• RBI reduced policy rate by 25 basis points from 5.40% to 5.15% and maintained its stance at “Accommodative” in order to strengthen domestic growth impulses by spurring private investment which has remained sluggish.
  • Growth is faltering, Inflation is comfortably below the RBIs target, Brent crude prices are in a comfortable zone and Liquidity continues to be in surplus zone.
  • Global central banks are increasing moving towards dovish stance.
  • With tax forgone because of Corporate tax cut, Fiscal deficit target remains a challenge. Lower GST and Direct tax collections also pose threat in achieving Fiscal target
  • High Real-rates continue to make debt an attractive asset class
  • We suggest products having maturity close to investment horizon having highest credit quality and lowest expense for investors having less than 1-year time horizon.
  • For a 3-year investor, we recommend allocation in 1-5-year average maturity segment with high credit quality portfolios mainly focused on accrual. The high-quality PSU and corporate bond spread over G-Sec is attractive
Disclaimer: This note is for personal information of the authorized recipient and does not construe to be any investment, legal or taxation advice to you. This note does not constitute an offer, invitation or inducement to invest in securities or other investments and Wealth Managers (India) Private Limited is not soliciting any action based upon it. Wealth Managers (India) Private Limited or any employees shall not be in any way responsible and liable for any loss or damage that may arise to any person from any inadvertent error in the information contained in this report. Mutual Fund Investments are subject to market risks. Past performance is not an indication of future. Please read offer document carefully before investing. For commission disclosure refer to our         Website

Bond Market Update July 2019

Benchmark 10 Year G-sec bond Yield closed at 6.41% yesterday, falling by 100 bps from the high of 7.4% just two months back. It touched low of 6.25% last week. The yields had scaled a peak of 8.18% on 11 Sept’18. Thereafter, there has been a sustained decline in yields till present with yields falling to an almost 30 months low on 16 July’19. Yields are just 23 bps away from breaching the decadal post demonetization low of 6.18%. On a 15-year period, yields touched 5.24% post the Great Financial Crisis.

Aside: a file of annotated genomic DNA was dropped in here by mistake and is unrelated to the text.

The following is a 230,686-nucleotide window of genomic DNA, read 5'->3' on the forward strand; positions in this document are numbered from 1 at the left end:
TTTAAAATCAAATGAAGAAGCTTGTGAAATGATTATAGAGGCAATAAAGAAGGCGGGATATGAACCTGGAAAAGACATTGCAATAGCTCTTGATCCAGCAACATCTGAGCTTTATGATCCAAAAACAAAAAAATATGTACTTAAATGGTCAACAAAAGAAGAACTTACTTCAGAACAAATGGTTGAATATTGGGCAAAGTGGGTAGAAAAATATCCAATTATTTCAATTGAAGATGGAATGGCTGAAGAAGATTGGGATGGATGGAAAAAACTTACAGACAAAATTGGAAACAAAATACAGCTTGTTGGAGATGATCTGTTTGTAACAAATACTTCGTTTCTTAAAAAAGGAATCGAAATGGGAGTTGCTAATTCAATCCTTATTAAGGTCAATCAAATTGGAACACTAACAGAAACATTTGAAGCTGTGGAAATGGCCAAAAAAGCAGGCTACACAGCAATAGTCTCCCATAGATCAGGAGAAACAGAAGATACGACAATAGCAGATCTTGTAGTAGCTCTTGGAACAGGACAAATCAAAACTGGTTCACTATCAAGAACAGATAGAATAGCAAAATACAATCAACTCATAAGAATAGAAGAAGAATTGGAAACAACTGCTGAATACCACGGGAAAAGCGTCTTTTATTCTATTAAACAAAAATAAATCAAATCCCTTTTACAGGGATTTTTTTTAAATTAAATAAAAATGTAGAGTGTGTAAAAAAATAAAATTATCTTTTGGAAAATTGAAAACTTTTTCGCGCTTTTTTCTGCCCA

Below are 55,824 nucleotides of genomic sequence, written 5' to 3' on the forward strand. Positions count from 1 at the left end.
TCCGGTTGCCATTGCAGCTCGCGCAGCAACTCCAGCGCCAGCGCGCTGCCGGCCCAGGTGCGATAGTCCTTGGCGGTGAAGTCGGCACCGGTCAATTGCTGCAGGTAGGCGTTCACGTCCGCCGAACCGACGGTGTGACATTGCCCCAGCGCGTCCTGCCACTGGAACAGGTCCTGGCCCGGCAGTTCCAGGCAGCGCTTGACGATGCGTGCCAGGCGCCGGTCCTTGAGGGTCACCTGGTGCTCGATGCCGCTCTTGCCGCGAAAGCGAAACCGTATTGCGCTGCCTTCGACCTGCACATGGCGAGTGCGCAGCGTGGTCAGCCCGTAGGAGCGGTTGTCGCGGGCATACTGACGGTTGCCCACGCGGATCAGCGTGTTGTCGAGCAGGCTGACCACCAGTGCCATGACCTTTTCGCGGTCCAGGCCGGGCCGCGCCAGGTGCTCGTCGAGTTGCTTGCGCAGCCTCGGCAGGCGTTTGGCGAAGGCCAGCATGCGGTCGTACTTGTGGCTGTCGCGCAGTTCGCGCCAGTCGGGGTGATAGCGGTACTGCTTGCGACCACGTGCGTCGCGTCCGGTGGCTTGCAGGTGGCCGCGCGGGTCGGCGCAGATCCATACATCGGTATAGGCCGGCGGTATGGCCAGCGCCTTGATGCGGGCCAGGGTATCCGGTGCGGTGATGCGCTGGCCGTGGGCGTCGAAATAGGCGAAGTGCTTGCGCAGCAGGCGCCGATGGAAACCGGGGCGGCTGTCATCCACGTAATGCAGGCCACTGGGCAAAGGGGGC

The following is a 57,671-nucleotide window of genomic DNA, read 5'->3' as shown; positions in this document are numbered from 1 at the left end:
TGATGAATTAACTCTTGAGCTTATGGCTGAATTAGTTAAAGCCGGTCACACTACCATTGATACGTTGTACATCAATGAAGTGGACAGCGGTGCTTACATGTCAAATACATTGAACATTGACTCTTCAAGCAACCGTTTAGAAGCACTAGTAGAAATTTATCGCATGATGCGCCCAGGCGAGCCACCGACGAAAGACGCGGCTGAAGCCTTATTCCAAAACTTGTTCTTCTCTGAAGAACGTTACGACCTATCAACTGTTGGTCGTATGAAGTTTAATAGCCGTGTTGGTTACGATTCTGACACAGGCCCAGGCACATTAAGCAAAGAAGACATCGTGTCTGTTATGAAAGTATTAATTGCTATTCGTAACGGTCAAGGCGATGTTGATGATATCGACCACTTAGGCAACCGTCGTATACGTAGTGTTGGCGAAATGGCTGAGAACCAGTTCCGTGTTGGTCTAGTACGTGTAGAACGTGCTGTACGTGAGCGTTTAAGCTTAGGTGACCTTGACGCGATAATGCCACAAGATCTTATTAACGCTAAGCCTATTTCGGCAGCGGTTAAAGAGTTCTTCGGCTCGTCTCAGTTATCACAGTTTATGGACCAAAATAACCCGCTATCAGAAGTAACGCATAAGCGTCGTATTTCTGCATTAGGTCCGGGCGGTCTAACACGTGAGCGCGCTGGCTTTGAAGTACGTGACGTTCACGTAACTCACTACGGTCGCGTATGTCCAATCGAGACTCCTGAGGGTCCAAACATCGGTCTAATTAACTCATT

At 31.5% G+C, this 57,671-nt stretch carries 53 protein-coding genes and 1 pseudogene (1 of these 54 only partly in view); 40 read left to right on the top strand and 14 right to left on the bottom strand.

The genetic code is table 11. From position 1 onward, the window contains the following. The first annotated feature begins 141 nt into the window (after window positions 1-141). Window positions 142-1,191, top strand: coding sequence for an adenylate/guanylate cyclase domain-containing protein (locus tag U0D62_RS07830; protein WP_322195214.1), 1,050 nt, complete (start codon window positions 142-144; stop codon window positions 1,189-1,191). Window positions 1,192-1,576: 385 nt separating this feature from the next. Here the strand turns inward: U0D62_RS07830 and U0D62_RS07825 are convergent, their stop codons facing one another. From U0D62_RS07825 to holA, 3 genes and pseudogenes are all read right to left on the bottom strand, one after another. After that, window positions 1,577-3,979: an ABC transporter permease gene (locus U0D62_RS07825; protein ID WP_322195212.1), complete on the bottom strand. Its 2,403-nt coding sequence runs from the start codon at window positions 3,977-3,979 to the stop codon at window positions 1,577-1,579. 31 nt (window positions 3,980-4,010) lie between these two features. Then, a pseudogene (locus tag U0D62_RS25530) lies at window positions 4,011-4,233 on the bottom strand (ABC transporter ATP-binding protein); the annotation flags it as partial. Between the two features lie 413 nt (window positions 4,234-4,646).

What is driving yields lower?

The fall in yields in the recent 2-3 months can be mainly attributed to the following reasons:

  • 3 repo rate cuts undertaken by the RBI and expectations of a further rate cut in August’19.
  • Benign retail inflation and economic growth concerns which supports further rate cuts by RBI.
  • Easing banking system liquidity – The banking system liquidity has significantly eased during June-July’19. In the month of June and July’19, the banking system liquidity has witnessed liquidity surplus for a sustained period.
    • When the banking system liquidity was pressured during FY19, the RBI constantly infused liquidity almost aggregating Rs 3 lakh Crs. into the banking system via OMO purchases.
    • In the first quarter of FY20, Rs. 52,535 Crs. have been infused into the banking system by OMO purchase.
    • Also, RBI infused liquidity aggregating Rs 69,435 Crs. during March-April’19 by undertaking 2 long term rupee dollar swap
  • Announcements in the Union Budget on gross market borrowings and fiscal deficit –
    • Government has lowered the fiscal deficit to GDP ratio to 3.3% of GDP for FY20, 0.1% lower than the ratio budgeted in the Interim Budget.
    • In addition, the gross market borrowings programme of the central government was kept unchanged at Rs. 7.1 lakh Crs. However, the important point to note is 10% of the gross market borrowing i.e almost Rs 70,000 Crs will be by issuance of sovereign bonds by tapping overseas markets which will further reduce domestic supply.
  • Indirect impact of accommodative monetary policy stance by global central banks –
    • On account of concerns surrounding global growth, major central bank across the globe have shifted their stance to a relatively accommodative monetary policy and also plans to cut policy rates to reinvigorate domestic growth.
    • With central banks of advanced economies namely US Fed, ECB, BoE planning to lower interest rates or provide liquidity stimulus have driven treasury yields across countries lower and have indirectly made Indian government securities (G-Sec) an attractive investment alternative.


  • G-sec Yields have cooled off owing to multiple favourable factors at play.
  • However, the corresponding decrease in Corporate Bonds spreads has not played out yet. This is likely to get better with Corporate spreads cooling off in the near-term.
  • The reduction in Corporate spreads will reduce the borrowing cost of corporates and aid in reviving corporate profitability. This could be the next trigger for the bull equity markets.

Visit us at